Every vase in the lobby started to wobble back and forth—the ones at the entrance, on the piano, on the check-in desk, and on every table. The next wave of movement touched the vases in the niches on the walls, and on each table in the restaurant. Finally, the giant water dispenser with fresh-cut lemons and limes started to slosh its contents furiously back and forth.

And then they all crashed to the ground at once.

I switched the crystals in fifteen seconds easy, and turned back to the lobby.

The people around the piano were jumping around, trying to keep their feet out of the puddles. “Was that an earthquake? Does New Orleans have earthquakes?”

“My suitcase is soaking wet!” A woman at the check-in desk looked like she expected the trusty Olga to suck the excess water up with her mouth, while Olga ran for an armful of cloth napkins.

Dune stood smiling, as chaos reigned. Then he met my eyes.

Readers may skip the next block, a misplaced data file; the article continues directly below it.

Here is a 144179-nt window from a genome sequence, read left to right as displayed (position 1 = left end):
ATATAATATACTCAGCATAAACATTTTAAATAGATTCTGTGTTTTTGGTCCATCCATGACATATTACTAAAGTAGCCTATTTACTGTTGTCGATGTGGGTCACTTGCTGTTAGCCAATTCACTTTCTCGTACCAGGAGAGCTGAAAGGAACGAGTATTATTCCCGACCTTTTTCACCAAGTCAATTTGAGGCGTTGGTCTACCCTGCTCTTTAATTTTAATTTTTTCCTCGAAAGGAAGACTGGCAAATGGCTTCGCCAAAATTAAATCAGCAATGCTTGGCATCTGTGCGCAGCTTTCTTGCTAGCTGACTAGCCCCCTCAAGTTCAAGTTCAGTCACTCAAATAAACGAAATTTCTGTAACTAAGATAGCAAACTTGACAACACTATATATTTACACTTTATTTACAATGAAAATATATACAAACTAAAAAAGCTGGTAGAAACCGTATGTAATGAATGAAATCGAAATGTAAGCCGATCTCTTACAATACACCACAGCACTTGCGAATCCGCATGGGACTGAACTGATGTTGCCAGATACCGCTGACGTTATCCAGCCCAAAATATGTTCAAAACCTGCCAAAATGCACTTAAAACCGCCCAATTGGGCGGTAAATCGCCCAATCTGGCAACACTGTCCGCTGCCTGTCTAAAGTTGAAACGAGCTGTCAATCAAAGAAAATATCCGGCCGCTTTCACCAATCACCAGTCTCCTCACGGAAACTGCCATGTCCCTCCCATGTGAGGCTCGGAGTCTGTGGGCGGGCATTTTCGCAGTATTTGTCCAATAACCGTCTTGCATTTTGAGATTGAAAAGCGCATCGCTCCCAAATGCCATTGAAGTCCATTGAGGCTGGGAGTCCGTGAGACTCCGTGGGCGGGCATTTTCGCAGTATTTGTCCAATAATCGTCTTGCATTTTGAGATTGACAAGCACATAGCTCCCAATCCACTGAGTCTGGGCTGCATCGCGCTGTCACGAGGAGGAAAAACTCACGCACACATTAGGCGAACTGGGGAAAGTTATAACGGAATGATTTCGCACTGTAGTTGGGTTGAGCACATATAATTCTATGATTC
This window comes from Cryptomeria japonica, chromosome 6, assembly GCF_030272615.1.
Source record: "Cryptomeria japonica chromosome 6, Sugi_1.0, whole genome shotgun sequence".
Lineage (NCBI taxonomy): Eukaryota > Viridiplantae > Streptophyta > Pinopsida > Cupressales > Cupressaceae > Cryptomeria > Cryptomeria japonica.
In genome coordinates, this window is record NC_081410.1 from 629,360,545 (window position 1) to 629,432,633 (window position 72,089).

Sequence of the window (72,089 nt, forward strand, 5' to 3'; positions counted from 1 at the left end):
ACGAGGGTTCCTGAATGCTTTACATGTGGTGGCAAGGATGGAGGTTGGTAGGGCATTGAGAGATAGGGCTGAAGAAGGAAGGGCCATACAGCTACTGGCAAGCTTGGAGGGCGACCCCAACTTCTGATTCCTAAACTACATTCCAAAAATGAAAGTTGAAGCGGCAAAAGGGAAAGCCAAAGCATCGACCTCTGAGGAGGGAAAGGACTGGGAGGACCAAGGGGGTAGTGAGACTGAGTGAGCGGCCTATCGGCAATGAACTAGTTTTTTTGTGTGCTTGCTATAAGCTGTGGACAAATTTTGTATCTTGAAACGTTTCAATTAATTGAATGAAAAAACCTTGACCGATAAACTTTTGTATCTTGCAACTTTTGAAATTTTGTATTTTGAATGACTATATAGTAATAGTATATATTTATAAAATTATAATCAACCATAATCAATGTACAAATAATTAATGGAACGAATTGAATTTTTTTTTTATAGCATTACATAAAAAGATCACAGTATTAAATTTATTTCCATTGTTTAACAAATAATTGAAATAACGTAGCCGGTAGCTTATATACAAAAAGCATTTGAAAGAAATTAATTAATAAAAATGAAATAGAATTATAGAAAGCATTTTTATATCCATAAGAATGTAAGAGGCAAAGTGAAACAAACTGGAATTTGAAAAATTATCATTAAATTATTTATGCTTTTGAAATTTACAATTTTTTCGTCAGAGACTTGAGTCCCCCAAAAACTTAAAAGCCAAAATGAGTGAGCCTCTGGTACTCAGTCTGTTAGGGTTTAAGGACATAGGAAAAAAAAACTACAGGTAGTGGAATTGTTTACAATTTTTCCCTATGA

He crossed the lobby and took my hand.

I followed him up a staircase to a couch on a landing, nerves swirling. The sounds from the lobby echoed up to us, but otherwise the quiet was heavy.

“What’s going on?” he asked, sitting down.

“You’ve worked for Chronos for five minutes, and you figure out how to do a job on the fly. I was going to cop out because of a sing-along.”

Dune’s emotions were controlled, while mine were bouncing off the inside of my chest like a rubber ball.

“Did I make you angry by going off plan?”


“You have the crystal ball, isn’t that all that matters?”

“No, I’m just … I don’t … this is my thing, not your thing. The Hourglass doesn’t steal.”

“Retrieve.” He grinned and pulled me down beside him. Close beside him. “You’re acting like doing jobs for Chronos is the only thing that defines you.”